BTS DARLINGTONS DIAMOND
An interview with Peter Gibson MP
How did you feel the moment you won your seat and what was the first thing you did?
When the exit poll was announced I was ecstatic but still unsure of my personal result until I had a call from the count. I was thrilled that the hard work of the previous year, of all the volunteers who came to help had paid off. It was a lifetime ambition fulfilled. Immediately the next day we went to meet local market traders in the centre of town who had been supportive of me, and spoke with the Chief Executive of our local hospital. Straight down to work.
Describe your first day in parliament.
The Blue Scarf brigade from Teesside all travelled down on the train together, accompanied by the media, who also covered us in the next day as we walked into Parliament. It was quite surreal, but exciting also.
What made you realise you're a conservative and at what point?
I've been working for the party from the age of 10 delivering leaflets and helping at elections, I joined the Young Conservatives at 16 and have been involved ever since. Becoming an MP is the culmination of all those years of hard work through tough times and good, being loyal to the party who I believe represent the best chances for a bright future for our country. As a business owner keen to do good work in my community the Conservative party is my home. The party of freedom, liberty, and a proud nation.
What is the hardest thing you've had to overcome since becoming an MP?
The workload is immense, it is life at a hundred miles an hour and spread of home, constituency and London. It is constant juggling and constant change. It’s hard on our families. Finding time to switch off and have a break is incredibly hard to do especially in the social media age and 24 hour news.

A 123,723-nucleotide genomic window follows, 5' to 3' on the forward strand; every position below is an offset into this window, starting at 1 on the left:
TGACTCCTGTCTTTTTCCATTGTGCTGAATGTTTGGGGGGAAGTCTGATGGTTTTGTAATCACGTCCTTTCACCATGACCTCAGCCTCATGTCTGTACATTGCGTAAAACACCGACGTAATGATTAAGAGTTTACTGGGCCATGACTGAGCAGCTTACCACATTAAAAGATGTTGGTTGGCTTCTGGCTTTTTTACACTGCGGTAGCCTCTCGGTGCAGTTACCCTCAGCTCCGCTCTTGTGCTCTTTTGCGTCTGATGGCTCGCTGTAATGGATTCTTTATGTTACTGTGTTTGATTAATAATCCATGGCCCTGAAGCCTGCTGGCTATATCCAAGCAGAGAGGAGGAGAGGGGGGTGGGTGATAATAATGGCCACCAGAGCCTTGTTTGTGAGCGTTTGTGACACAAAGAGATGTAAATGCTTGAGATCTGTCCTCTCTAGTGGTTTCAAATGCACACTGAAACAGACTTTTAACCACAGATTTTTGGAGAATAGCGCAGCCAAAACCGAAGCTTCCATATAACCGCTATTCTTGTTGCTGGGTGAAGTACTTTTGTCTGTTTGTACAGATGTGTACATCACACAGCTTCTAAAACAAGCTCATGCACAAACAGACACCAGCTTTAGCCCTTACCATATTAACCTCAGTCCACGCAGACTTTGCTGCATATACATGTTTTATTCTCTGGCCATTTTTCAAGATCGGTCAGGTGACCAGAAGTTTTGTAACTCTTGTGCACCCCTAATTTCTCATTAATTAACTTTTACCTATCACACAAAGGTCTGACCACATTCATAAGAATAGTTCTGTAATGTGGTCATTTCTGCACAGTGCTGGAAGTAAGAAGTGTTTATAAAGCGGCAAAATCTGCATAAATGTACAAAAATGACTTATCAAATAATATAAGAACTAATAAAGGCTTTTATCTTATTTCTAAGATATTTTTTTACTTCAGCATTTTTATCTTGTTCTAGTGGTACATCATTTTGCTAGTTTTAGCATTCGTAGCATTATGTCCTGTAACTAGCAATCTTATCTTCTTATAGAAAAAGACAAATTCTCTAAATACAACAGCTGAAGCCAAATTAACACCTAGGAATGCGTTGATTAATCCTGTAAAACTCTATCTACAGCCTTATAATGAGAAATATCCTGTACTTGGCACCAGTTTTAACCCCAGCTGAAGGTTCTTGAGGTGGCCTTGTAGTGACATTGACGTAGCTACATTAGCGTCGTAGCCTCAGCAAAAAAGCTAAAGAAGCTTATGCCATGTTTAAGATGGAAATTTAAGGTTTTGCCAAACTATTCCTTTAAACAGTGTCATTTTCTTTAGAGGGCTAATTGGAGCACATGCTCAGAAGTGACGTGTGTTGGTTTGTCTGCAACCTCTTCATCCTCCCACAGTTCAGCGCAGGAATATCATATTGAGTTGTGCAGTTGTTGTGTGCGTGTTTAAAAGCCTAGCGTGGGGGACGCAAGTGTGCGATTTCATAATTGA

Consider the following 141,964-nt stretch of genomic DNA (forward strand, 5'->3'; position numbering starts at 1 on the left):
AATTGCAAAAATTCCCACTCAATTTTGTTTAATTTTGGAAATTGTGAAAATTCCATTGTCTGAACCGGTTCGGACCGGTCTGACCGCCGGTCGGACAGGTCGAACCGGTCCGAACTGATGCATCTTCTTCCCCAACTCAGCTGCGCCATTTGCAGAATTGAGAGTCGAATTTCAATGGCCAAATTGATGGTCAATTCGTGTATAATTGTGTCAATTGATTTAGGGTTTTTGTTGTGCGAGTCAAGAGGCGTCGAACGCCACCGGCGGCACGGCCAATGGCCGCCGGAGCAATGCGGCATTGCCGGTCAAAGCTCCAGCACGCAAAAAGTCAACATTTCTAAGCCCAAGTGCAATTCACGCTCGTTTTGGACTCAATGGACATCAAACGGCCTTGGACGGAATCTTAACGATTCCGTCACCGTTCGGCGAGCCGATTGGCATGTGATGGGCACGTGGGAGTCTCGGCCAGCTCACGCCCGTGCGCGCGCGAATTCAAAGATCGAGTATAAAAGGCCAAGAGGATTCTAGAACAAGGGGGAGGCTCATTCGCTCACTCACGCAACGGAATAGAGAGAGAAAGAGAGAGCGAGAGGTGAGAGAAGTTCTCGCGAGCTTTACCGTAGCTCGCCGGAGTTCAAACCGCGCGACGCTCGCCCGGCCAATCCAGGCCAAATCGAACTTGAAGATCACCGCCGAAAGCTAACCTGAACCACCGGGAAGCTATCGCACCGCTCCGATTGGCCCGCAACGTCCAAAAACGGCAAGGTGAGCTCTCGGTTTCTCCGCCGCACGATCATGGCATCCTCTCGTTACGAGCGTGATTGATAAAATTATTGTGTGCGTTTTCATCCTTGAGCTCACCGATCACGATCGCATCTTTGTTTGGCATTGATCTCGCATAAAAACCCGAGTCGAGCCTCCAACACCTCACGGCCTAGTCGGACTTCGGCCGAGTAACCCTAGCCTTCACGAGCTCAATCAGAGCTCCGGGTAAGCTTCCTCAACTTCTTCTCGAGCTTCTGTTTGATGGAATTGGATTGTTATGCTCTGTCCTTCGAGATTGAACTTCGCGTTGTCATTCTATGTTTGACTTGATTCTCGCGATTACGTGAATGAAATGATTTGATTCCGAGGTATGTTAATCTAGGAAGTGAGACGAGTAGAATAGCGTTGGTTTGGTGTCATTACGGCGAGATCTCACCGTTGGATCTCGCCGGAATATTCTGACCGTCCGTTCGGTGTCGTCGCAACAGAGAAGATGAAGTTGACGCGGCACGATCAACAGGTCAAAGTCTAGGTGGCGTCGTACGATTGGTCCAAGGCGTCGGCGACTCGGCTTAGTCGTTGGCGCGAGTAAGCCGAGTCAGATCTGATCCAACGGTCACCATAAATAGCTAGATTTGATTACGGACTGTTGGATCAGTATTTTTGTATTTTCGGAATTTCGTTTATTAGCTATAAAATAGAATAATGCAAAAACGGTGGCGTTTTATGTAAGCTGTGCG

Have you had any negative experiences due to your sexuality since becoming an MP, if so, how have you dealt with that?
I can categorically say that my sexuality has not been an issue from the moment I was selected. Naturally I was concerned that it would be, but we live in a more enlightened age and with so many other LGBT members of the House there is plenty of understanding support. It wasn’t always like this and our party has moved on incredibly far but there is still more to do.
Why is it important to have LGBT+ representation?
In a representative democracy it is important to have people from all sorts of backgrounds with different experiences and a minority sexuality representation is, in my view, important to bring that perspective to Parliament - not to be a single issue campaigner on it but to demonstrate to your constituents, your fellow members of the of the LGBT community, and the country, that we are here and visible and have a voice.
What are your hopes for the Global LGBT+ Rights Summit?
The summit is an exciting opportunity to showcase to the world how far the UK has come. Lord Nick Herbert is going to be an incredible Chair and I am hoping that a local school from Darlington will be able to showcase their LGBT focussed artwork.
How do you balance representing your constituents whilst also holding a portfolio?
The role of PPS is very compatible with the Commons being the eyes and ears of Ministers to backbench issues relevant to the portfolio. Listening is one of the most underrated skills in Politics but for PPSs its essential and I'm told I'm a good listener.
Some people believe that voters in red wall seats are naturally hesitant or even hostile to LGBT+ rights and people. Do you think this is a true narrative?
No, not at all. As I said earlier it hasn't been an issue for me. I simply work hard in my constituency and in Westminster. Darlington has a small but vibrant LGBT community and I think it is appreciated that they have an MP that they have something in common with.
What is your favourite thing about your constituency?
The people are incredible. Direct, hardworking and challenging which I welcome. Darington has a lot to be proud of - railways, heritage, history, architecture but also a great future to look forward to especially with the Treasury Economic campus being located here.
What do you get up to in your free time?
Love walking the dogs - Clemmie the Jack Russell, and Peppy and Ebony the Labradors. A perfect day is a homemade Sunday Lunch made by my husband Gareth, after a long walk with the dogs and then relaxing in front of an open fire. Sadly every Sunday is not like that but that’s what I do like to do.
What is your favourite biscuit?
Do I only get to choose one? It has to have chocolate on it.